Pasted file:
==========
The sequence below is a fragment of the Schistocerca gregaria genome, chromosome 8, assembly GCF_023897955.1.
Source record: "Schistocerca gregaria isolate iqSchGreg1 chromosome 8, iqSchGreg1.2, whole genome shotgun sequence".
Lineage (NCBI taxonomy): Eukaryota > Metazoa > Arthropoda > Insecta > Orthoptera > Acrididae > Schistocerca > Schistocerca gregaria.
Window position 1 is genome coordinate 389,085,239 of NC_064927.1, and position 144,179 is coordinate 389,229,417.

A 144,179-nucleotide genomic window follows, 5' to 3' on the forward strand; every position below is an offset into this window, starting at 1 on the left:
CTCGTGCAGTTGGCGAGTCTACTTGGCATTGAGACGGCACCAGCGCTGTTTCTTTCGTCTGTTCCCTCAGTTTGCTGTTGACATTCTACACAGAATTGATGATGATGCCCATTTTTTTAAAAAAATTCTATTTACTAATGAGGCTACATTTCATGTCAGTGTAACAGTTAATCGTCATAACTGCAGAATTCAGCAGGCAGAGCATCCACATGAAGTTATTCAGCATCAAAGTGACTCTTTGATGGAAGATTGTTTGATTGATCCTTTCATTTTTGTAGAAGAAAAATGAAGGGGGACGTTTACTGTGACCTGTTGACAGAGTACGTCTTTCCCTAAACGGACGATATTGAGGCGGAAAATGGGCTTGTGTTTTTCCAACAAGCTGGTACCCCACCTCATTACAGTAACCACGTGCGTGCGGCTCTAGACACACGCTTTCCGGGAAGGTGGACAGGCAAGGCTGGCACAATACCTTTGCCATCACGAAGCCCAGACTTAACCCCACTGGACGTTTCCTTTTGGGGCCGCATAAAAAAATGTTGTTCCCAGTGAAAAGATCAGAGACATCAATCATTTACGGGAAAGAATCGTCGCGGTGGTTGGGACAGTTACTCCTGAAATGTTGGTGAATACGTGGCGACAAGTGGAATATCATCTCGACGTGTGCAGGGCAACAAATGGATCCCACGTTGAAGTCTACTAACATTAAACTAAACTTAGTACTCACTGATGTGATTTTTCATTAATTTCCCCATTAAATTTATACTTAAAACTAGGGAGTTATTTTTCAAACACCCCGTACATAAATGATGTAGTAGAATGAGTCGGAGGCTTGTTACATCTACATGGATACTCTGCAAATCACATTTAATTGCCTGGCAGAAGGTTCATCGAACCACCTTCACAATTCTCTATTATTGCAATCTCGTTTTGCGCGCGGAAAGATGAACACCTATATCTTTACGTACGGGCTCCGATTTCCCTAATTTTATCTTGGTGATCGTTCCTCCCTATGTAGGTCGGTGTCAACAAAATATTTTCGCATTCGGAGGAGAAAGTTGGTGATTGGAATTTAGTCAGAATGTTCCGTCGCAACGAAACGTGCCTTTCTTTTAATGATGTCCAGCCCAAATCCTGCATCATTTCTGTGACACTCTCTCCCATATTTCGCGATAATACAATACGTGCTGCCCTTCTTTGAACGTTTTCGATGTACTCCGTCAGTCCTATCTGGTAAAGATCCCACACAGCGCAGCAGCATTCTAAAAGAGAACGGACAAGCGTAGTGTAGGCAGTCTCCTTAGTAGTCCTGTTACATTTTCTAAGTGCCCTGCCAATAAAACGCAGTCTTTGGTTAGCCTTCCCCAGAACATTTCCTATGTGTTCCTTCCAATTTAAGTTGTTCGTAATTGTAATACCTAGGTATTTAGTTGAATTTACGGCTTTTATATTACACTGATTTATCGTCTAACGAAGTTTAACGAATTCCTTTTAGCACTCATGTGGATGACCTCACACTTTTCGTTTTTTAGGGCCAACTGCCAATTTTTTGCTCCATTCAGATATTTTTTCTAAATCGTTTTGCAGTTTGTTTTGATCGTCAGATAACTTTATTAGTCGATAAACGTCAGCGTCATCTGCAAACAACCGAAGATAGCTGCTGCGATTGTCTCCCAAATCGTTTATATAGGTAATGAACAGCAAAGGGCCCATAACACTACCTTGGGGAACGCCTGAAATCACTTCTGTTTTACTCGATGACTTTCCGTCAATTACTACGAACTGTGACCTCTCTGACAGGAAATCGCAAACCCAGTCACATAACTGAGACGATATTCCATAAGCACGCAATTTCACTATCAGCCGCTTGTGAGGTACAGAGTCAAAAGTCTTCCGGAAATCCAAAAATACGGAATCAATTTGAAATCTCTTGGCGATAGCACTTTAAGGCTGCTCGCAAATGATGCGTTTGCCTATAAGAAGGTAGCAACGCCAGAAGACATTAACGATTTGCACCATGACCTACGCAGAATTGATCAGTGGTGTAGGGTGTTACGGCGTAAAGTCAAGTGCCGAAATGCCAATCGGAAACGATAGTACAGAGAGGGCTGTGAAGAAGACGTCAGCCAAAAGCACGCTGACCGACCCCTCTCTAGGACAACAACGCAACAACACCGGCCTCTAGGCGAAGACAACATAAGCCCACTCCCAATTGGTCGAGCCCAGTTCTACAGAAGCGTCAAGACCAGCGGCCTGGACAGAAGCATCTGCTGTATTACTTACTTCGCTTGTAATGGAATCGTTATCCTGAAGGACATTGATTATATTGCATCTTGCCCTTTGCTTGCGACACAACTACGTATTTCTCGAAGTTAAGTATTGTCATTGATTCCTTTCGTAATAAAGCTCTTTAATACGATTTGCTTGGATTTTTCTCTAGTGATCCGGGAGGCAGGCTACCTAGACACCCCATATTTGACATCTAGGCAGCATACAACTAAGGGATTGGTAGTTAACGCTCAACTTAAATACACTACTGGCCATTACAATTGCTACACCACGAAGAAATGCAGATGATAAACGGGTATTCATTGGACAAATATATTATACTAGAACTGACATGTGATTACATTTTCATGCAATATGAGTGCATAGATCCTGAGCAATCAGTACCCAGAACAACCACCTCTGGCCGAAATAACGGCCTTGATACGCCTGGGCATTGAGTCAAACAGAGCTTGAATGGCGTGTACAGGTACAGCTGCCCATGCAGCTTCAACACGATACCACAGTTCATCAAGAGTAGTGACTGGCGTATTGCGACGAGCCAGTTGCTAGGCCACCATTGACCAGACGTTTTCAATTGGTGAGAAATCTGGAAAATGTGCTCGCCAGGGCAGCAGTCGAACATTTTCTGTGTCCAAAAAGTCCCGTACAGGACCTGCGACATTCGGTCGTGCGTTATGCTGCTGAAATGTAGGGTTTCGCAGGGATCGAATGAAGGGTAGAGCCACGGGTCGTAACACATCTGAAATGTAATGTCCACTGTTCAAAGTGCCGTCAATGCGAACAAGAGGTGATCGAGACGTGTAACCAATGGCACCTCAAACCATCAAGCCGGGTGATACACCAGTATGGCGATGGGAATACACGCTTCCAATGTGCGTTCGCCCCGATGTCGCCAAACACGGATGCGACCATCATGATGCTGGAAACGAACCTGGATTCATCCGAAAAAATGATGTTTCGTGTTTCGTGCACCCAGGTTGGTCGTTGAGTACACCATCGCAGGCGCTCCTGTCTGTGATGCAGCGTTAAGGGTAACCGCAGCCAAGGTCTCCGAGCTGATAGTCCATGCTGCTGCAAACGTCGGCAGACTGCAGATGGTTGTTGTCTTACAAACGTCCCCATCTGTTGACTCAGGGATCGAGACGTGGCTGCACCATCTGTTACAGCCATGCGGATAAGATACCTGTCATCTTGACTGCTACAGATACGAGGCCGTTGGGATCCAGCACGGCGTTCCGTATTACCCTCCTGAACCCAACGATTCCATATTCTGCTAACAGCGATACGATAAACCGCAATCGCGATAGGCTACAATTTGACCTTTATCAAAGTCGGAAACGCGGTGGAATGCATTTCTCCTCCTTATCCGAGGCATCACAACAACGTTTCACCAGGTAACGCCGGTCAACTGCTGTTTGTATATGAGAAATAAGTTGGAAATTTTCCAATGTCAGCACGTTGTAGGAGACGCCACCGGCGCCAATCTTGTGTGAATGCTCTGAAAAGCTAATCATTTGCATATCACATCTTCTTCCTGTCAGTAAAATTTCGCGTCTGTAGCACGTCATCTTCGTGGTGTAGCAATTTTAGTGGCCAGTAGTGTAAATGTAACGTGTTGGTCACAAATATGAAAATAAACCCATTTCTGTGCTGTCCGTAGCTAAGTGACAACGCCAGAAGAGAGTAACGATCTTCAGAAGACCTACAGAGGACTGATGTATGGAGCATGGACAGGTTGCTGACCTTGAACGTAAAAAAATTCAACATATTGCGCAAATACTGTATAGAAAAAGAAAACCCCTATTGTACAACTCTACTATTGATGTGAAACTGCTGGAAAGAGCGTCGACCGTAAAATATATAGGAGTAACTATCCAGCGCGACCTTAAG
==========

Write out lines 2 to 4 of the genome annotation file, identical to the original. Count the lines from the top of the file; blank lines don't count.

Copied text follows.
Source record: "Schistocerca gregaria isolate iqSchGreg1 chromosome 8, iqSchGreg1.2, whole genome shotgun sequence".
Lineage (NCBI taxonomy): Eukaryota > Metazoa > Arthropoda > Insecta > Orthoptera > Acrididae > Schistocerca > Schistocerca gregaria.
Window position 1 is genome coordinate 389,085,239 of NC_064927.1, and position 144,179 is coordinate 389,229,417.